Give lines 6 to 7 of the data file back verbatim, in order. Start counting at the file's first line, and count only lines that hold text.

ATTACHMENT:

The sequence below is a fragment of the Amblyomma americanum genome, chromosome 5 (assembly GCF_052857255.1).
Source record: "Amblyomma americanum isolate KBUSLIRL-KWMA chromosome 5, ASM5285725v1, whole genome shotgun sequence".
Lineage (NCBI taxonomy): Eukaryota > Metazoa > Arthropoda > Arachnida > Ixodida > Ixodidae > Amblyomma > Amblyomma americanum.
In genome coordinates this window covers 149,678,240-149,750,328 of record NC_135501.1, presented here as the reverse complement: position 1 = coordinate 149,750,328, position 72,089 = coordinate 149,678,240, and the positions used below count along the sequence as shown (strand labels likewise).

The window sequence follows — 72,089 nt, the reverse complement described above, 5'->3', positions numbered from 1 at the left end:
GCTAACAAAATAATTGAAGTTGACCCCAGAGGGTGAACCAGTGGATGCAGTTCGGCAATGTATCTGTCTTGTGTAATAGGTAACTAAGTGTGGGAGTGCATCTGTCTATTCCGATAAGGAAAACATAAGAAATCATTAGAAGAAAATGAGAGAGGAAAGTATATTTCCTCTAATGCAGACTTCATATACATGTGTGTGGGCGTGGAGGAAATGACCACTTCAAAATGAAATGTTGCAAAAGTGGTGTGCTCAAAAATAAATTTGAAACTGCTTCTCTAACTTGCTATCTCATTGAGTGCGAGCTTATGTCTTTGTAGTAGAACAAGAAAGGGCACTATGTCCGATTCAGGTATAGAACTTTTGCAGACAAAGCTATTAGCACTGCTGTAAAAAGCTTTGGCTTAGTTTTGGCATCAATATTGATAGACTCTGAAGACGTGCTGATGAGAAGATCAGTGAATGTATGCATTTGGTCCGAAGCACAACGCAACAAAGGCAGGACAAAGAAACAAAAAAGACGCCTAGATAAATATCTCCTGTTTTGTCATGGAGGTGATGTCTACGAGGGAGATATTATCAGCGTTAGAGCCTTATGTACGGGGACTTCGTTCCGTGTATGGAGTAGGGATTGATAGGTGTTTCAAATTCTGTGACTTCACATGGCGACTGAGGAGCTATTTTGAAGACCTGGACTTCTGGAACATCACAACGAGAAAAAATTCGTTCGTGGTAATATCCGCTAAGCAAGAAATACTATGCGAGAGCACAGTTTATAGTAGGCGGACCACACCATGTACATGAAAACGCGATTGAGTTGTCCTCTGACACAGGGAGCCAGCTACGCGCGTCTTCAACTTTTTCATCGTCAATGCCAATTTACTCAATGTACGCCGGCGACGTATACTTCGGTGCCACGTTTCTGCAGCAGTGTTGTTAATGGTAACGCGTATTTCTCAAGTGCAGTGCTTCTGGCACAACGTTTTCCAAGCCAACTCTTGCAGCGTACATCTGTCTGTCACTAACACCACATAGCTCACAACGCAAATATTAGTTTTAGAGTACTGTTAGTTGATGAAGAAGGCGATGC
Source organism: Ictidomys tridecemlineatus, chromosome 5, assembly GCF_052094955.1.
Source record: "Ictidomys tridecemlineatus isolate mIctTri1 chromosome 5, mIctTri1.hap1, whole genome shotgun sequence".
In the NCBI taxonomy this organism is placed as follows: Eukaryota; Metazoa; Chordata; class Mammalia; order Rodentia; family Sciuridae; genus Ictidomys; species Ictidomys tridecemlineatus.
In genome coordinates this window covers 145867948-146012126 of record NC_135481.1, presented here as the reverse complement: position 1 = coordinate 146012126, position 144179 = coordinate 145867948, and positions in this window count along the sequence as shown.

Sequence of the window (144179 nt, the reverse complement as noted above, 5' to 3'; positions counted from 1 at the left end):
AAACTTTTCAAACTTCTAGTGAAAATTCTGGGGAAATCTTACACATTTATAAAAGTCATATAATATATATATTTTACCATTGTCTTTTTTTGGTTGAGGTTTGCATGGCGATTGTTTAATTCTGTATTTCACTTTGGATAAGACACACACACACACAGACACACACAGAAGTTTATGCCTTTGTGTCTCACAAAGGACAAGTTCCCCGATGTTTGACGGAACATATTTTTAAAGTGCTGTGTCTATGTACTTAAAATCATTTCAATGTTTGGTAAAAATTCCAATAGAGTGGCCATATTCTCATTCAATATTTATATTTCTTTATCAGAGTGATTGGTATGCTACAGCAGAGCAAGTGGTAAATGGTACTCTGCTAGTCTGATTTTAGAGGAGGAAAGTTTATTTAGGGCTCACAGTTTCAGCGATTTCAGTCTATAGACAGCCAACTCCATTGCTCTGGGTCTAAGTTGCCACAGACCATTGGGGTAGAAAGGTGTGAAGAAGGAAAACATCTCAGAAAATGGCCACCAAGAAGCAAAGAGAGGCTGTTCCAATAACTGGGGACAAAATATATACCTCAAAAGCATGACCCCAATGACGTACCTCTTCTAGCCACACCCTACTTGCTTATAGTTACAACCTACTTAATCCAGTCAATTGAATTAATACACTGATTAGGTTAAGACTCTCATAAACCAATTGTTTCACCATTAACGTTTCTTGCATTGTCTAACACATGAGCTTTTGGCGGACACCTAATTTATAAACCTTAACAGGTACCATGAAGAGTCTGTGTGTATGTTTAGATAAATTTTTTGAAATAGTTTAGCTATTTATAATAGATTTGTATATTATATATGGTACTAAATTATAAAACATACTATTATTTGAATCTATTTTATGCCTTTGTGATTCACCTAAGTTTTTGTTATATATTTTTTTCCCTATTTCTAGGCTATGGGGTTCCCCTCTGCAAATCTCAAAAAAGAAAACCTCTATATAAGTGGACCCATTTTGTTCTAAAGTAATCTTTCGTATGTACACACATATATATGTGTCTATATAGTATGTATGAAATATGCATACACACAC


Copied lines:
GCTAACAAAATAATTGAAGTTGACCCCAGAGGGTGAACCAGTGGATGCAGTTCGGCAATGTATCTGTCTTGTGTAATAGGTAACTAAGTGTGGGAGTGCATCTGTCTATTCCGATAAGGAAAACATAAGAAATCATTAGAAGAAAATGAGAGAGGAAAGTATATTTCCTCTAATGCAGACTTCATATACATGTGTGTGGGCGTGGAGGAAATGACCACTTCAAAATGAAATGTTGCAAAAGTGGTGTGCTCAAAAATAAATTTGAAACTGCTTCTCTAACTTGCTATCTCATTGAGTGCGAGCTTATGTCTTTGTAGTAGAACAAGAAAGGGCACTATGTCCGATTCAGGTATAGAACTTTTGCAGACAAAGCTATTAGCACTGCTGTAAAAAGCTTTGGCTTAGTTTTGGCATCAATATTGATAGACTCTGAAGACGTGCTGATGAGAAGATCAGTGAATGTATGCATTTGGTCCGAAGCACAACGCAACAAAGGCAGGACAAAGAAACAAAAAAGACGCCTAGATAAATATCTCCTGTTTTGTCATGGAGGTGATGTCTACGAGGGAGATATTATCAGCGTTAGAGCCTTATGTACGGGGACTTCGTTCCGTGTATGGAGTAGGGATTGATAGGTGTTTCAAATTCTGTGACTTCACATGGCGACTGAGGAGCTATTTTGAAGACCTGGACTTCTGGAACATCACAACGAGAAAAAATTCGTTCGTGGTAATATCCGCTAAGCAAGAAATACTATGCGAGAGCACAGTTTATAGTAGGCGGACCACACCATGTACATGAAAACGCGATTGAGTTGTCCTCTGACACAGGGAGCCAGCTACGCGCGTCTTCAACTTTTTCATCGTCAATGCCAATTTACTCAATGTACGCCGGCGACGTATACTTCGGTGCCACGTTTCTGCAGCAGTGTTGTTAATGGTAACGCGTATTTCTCAAGTGCAGTGCTTCTGGCACAACGTTTTCCAAGCCAACTCTTGCAGCGTACATCTGTCTGTCACTAACACCACATAGCTCACAACGCAAATATTAGTTTTAGAGTACTGTTAGTTGATGAAGAAGGCGATGC
Source organism: Ictidomys tridecemlineatus, chromosome 5, assembly GCF_052094955.1.